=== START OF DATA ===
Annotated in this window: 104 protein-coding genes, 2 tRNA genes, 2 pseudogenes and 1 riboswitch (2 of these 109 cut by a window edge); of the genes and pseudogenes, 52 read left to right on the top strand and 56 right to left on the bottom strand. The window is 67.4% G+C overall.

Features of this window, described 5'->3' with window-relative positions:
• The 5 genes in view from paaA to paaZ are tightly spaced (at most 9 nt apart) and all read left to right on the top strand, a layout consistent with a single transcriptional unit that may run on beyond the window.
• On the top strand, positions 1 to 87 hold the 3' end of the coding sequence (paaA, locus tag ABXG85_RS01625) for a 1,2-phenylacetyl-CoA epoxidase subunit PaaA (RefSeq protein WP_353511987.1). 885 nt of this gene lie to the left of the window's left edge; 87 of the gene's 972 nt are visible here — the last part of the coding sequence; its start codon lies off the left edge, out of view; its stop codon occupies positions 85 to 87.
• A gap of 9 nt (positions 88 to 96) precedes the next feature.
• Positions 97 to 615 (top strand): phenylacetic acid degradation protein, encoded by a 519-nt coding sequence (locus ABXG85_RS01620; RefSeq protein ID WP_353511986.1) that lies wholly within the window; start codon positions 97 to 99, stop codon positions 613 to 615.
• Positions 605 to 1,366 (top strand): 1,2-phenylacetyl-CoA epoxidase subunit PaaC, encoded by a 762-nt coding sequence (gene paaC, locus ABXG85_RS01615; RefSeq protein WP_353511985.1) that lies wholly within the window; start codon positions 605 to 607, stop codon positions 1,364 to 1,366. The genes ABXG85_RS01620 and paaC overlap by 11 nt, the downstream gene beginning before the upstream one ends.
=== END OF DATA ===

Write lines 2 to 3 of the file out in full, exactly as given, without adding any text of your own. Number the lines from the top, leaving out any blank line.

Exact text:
Features of this window, described 5'->3' with window-relative positions:
• The 5 genes in view from paaA to paaZ are tightly spaced (at most 9 nt apart) and all read left to right on the top strand, a layout consistent with a single transcriptional unit that may run on beyond the window.